first published May 2018
As I continue to read about different people’s morning routines, I realise I’m most inspired by those whose routines are open to regular changes and adaptations, and can allow for a degree of disruption. Those people are often involved in the arts, or in some type of personal growth. No surprise there; restlessness often accompanies the pull to creativity, and if we are to keep our creativity alive we need to be constantly realigning ourselves to the present. Each addition or subtraction to a piece of work puts us in a new place, where disorientation is an inevitable part of the process.
A willingness to embrace getting lost, and not-knowing, takes courage. Bearing in mind that the word ‘courage’ has the same roots as the French for the heart, ‘le cœur’, we need to be able to take heart as we move forward without certainties, and with no guarantee that we’ll reach a successful outcome. But there are times when disruption happens in more than one area of our lives, or when a single major change is overwhelming. Painful things happen to all of us at some time or another, and during any of those times we can feel as if we have lost heart.
Finding ourselves struggling to adapt to changed circumstances, or to recover from worries or losses, we can be caught in our longing for more time, space, resources, optimism, or inspiration. We can find ourselves wishing that things were different; want old illusions of security and certainty back. We might fall into a depressed mood, anger that the outer world won’t change to suit us, or a feeling of defeat.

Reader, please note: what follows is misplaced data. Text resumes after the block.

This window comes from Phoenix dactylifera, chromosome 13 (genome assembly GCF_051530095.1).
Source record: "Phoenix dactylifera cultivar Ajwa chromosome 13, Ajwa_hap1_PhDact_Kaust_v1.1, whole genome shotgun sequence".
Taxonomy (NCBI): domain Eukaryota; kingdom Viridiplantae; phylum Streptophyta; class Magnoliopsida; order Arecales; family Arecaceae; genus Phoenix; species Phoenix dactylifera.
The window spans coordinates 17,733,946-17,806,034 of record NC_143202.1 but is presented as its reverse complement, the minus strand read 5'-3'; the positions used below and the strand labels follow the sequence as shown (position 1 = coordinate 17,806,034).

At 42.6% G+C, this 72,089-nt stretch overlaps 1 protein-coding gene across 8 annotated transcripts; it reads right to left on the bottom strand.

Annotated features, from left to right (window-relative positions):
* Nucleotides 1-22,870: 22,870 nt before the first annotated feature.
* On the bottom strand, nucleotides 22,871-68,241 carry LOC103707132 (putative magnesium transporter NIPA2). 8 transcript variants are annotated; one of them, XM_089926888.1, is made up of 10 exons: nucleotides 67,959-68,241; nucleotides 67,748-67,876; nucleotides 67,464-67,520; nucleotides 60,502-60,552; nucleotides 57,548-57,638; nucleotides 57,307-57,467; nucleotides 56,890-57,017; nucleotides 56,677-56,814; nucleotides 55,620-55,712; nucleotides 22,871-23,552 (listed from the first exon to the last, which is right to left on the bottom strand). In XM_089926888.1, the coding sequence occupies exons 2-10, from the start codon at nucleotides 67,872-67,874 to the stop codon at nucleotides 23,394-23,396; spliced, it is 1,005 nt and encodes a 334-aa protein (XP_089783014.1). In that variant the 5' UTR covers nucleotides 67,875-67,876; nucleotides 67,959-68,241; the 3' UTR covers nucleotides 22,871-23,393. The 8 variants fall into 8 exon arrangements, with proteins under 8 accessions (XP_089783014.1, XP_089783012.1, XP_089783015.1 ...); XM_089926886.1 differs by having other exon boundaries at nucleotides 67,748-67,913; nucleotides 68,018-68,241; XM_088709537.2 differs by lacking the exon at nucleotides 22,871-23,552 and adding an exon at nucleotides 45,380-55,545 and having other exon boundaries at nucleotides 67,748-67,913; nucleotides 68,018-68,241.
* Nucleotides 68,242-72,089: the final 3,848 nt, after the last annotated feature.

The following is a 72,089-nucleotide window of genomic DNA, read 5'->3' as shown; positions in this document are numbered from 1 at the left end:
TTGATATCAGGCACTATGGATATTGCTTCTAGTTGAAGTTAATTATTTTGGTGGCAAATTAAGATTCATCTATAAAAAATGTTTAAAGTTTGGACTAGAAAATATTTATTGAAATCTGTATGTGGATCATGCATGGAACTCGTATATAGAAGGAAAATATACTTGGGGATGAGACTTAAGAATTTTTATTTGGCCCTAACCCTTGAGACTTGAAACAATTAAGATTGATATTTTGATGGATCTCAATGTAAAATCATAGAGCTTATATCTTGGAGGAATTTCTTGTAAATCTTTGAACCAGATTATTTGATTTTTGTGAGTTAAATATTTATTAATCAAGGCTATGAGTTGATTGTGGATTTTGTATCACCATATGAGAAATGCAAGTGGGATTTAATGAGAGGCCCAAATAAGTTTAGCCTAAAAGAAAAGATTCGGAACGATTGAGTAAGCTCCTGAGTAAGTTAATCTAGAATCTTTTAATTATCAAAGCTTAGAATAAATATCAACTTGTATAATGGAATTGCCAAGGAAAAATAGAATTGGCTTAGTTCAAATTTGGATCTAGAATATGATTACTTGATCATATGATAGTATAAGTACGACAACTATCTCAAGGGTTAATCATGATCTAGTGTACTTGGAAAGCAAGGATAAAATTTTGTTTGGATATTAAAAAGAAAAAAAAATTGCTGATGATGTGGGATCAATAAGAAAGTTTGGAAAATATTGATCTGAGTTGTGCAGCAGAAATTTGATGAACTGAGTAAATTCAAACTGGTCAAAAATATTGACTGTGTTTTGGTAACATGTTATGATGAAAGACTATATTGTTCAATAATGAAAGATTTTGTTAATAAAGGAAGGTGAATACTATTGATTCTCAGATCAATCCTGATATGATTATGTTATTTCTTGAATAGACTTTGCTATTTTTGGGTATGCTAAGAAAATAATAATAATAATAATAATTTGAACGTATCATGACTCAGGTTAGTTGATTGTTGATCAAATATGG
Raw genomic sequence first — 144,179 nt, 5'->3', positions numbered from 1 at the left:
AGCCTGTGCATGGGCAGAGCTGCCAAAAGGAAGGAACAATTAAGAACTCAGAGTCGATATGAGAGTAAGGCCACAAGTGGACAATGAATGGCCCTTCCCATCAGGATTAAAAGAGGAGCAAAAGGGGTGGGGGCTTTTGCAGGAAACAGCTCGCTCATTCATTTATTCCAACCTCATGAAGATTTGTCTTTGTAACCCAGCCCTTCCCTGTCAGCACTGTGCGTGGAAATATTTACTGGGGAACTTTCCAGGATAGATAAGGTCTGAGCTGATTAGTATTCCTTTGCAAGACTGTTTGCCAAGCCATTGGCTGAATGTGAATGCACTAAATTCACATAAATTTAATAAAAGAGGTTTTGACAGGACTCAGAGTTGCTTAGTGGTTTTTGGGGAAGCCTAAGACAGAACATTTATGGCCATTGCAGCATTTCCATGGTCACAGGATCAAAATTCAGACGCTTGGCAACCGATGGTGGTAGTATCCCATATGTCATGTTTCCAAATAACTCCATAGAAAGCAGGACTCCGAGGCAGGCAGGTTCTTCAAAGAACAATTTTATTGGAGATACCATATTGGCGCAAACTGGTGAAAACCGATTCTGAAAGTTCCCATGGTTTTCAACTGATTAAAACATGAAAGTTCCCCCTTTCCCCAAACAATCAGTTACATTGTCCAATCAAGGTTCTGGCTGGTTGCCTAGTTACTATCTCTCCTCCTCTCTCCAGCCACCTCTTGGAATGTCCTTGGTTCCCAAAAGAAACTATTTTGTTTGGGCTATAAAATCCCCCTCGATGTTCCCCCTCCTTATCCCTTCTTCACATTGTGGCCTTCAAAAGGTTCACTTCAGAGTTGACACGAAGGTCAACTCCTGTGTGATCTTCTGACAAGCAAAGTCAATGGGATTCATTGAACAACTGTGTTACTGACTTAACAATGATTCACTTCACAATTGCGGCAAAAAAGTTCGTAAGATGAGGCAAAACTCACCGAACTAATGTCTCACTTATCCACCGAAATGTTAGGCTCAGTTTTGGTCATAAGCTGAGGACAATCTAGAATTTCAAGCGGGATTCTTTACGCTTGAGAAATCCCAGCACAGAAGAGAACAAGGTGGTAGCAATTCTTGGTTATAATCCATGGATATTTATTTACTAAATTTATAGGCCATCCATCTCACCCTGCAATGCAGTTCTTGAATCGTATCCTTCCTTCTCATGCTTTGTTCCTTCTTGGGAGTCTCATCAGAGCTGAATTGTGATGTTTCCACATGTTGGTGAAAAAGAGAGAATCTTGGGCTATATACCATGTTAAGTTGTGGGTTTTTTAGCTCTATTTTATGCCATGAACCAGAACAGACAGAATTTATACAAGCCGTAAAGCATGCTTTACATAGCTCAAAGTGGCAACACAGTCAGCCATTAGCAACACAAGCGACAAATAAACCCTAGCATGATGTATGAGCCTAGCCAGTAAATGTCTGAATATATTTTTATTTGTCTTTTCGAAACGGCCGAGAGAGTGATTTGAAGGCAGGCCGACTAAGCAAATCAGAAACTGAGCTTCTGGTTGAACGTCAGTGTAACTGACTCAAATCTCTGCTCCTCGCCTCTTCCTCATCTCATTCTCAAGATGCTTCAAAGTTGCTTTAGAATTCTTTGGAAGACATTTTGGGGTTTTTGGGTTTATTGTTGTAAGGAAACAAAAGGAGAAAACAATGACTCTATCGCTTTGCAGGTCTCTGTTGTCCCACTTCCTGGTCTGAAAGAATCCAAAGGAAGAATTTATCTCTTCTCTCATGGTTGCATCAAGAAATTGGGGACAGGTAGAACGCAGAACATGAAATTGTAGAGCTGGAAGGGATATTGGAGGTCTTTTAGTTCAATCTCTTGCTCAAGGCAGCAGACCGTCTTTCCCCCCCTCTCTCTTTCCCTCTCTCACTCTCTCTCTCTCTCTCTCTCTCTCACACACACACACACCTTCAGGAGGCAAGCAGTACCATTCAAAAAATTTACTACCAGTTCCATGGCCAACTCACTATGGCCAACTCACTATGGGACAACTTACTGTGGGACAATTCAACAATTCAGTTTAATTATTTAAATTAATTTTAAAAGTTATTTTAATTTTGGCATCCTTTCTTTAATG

As artists, writers, designers, most of us will have experienced times when our work in progress has been nothing but a chaotic mess of words, shapes or ideas. And many love the process enough to hold faith, and to know that even if this piece of work fails spectacularly, we will go on to try again. The longer we’ve been practicing, the more aware we will have become of the waves, with their peaks and troughs, and the more we will have learned about surfing them.
But when it seems as if a huge wave has knocked us right off the surfboard and we can no longer tell up from down, it can feel difficult to hold our love of the process. We need to make sure we don’t drown; acknowledging the realities of the circumstances, recognising when it’s possible to deal with it alone; but knowing when it’s time to ask for help, whether from a therapist, a financial advisor or anyone else with the appropriate skills, knowledge or expertise.
As we consider starting again we might need some recovery time, to restore our courage and take heart. We might feel a strong pull to focus on the trauma of the disruption, and our reactivity. (I’m sure I’m not the only person to have inner tantrums…) But it’s possible to commit to seeking a little space inside, between self and our sub-personalities, especially the ones that would keep the reactivity going, and to keep considering, “What is the kindest thing I can do in the circumstances? For myself, for my life, for the lives around me?” Creativity is attracted to those little spaces and is usually willing to support us. Love waits for us in those little spaces, and whether we return to creating very slowly and gradually, or in an intense catharsis of creativity, we can find that we have, once more, taken heart.
*image: Leda Weeping, 1984, Elise V Allan